From Batman to Beatie

BatmanA quick round-up of the week.   I hadn’t been intending to write about Cecil Court at all – but the picture speaks for itself.  There I am quietly buying a really rather fine map of London by William Faden from Tim Bryars, silently congratulating myself on having the mercy of heart not to have taken a photo of one of the Court booksellers fast asleep in his shop, when another photo opportunity presented itself.   Just across the way, there is Batman looking at Pinda Bryars’ shop window.   He came over to peer in Tim’s window next, but didn’t seem particularly engaged in the pursuit of the antiquarian, rare and fine – other things on his mind, I suppose.  I have no explanation. 

John Maggs

John Maggs

The week began with a memorial service for the late John Maggs (1926-2013), great-grandson of the founder of that most illustrious of bookselling firms, Maggs Brothers of Berkeley Square, and for many years its leading light.  The service impeccably led by Julian Browning – someone of course who had known and worked for ‘Mr. John’ and could pay just tribute to his qualities in full measure – as a bookseller, as an employer, and as a man.   A service both moving and, in parts, highly entertaining – the complete man could not be honoured without wit and humour.   A well-judged tribute too from Ed Maggs, son and successor.   Julian attempted an explanation of Mr John’s endearing (if occasionally startling) habit of starting conversations in the middle rather than at the beginning, or even the end.  A gesture, he suggested, of his total inclusiveness – his willingness to involve and engage from the outset.  I always thought of it as a ‘turning-two-pages-at-once’ style of conversation and simply assumed his brain was working rather faster than mine, cutting out the unnecessary passages of routine dialogue.  But what you could never mistake was his friendliness and his great kindness.  And inclusive – yes, that is the right word – whenever we met always keen to point out things held in common: both contributors to the DNB, both resigners from the ABA Committee at one time or another, both good friends and colleagues of the late Helen Wallis.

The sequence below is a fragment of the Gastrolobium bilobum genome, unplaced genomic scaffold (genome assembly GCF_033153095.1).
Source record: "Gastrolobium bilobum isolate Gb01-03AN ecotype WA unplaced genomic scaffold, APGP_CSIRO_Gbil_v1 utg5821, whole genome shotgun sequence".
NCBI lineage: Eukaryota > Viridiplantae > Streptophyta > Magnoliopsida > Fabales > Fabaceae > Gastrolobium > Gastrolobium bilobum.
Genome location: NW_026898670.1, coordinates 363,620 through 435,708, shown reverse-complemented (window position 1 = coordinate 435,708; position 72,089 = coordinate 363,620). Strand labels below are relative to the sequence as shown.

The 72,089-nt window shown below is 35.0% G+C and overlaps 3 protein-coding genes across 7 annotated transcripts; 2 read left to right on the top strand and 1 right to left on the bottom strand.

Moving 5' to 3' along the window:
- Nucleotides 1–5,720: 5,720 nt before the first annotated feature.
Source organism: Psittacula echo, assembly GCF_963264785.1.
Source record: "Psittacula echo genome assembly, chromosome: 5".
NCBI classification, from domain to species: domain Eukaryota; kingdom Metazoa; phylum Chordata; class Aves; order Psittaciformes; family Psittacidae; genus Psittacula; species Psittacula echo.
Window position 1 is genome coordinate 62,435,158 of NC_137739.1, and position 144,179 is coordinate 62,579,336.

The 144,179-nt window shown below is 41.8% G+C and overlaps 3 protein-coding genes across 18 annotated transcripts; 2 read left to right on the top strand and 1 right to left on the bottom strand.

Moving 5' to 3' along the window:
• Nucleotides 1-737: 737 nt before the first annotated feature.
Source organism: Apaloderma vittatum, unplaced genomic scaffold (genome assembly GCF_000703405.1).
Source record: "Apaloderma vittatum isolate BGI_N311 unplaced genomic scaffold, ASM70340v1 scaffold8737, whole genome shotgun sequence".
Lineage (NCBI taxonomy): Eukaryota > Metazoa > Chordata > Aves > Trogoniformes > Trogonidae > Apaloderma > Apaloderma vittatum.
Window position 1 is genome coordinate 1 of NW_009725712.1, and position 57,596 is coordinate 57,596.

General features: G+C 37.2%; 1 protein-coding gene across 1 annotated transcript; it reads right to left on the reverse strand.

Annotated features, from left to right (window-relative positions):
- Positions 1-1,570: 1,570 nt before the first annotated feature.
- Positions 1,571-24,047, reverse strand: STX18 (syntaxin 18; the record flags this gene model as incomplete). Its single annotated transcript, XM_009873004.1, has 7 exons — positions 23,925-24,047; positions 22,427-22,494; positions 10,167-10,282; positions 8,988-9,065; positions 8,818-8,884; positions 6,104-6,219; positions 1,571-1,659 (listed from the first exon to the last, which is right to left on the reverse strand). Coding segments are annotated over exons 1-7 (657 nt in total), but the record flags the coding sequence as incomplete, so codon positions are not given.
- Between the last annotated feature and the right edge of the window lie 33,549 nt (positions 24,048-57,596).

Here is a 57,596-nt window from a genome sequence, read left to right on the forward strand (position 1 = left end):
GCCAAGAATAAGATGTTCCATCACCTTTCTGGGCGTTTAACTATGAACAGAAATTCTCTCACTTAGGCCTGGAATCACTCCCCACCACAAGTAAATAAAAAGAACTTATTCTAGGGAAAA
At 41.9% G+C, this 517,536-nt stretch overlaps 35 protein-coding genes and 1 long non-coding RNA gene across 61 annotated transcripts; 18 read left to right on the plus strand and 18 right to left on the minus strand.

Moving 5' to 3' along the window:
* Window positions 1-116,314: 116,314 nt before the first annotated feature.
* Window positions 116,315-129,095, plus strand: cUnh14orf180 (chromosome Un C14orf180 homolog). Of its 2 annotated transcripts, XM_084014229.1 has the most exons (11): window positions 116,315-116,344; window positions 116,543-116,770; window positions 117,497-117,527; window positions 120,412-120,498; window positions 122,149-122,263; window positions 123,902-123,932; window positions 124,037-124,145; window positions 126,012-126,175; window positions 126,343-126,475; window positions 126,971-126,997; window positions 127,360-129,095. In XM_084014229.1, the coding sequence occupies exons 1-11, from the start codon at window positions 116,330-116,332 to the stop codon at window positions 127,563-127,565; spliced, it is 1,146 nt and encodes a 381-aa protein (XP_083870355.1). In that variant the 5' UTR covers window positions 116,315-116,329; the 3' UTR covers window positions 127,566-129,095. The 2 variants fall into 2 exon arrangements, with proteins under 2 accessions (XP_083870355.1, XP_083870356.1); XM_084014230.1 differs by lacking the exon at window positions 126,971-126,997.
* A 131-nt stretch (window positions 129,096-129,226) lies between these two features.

House of MaggsAnne well remembers her first visit to Maggs – the ABA Christmas Party, 1988.  John was delighted to give her a complete personal guided tour of the building from top to bottom (something I somehow never got).  There may also have been dancing on tables.  And a parting gift of the 1939 ‘House of Maggs’ booklet commemorating the move to Berkeley Square – signed and dated – we have it still.  There is to be a more secular celebration of the life of the great man later in the year – in Berkeley Square – although as Julian noted, how can it be truly secular when for all of us in the book trade those famous premises at No. 50 are considered our own hallowed ground?

Simon Eliot

Simon Eliot

To Senate House on Tuesday for the latest in our series of monthly seminars on book-collecting.  Nowhere better than Senate House to hold them, once London’s tallest secular building, still a mighty landmark, Orwell’s Ministry of Truth, and – something I didn’t realise until the other day – built on the site of Trollope’s birthplace.  It also features in some of the Batman films as a double for Gotham City (perhaps this is where the Cecil Court prowler had come from).  

Frances TrollopeThis month’s seminar was Professor Simon Eliot, director of the London Rare Books School, on that extraordinary, innovative and inventive  Victorian bookseller and publisher, John Camden Hotten (1832-1873).  A man of his time, a man out of his time.  In a desperately short career (he died at forty-one), he produced books across a whole variety of fields, conventional and unconventional.   A whole range of richly Illustrated books using the latest techniques; pioneering works on popular culture, which no-one had ever considered worthy of treatment before; antiquarian reference books (he also ran a genealogical ancestor-tracing service); translations of the very latest in French literature – Balzac and Baudelaire; the new American authors previously unknown in this country – Mark Twain, Artemus Ward, Bret Harte, Wendell Holmes, Walt Whitman (Leaves of Grass).  He rescued Swinburne’s career and revived interest in Blake.   And long, long, before Penguin – sixpenny paperbacks of the best authors.  He also wrote himself – his ‘Dictionary of Modern Slang, Cant and Vulgar Words’ still a much-used source.  He may have alienated some (or even most) of his authors and dabbled in pornography on the side, but he is a major figure in any proper appraisal of the mid-Victorian scene – the business he founded going on to become Chatto and Windus under the leadership of his former manager, Andrew Chatto.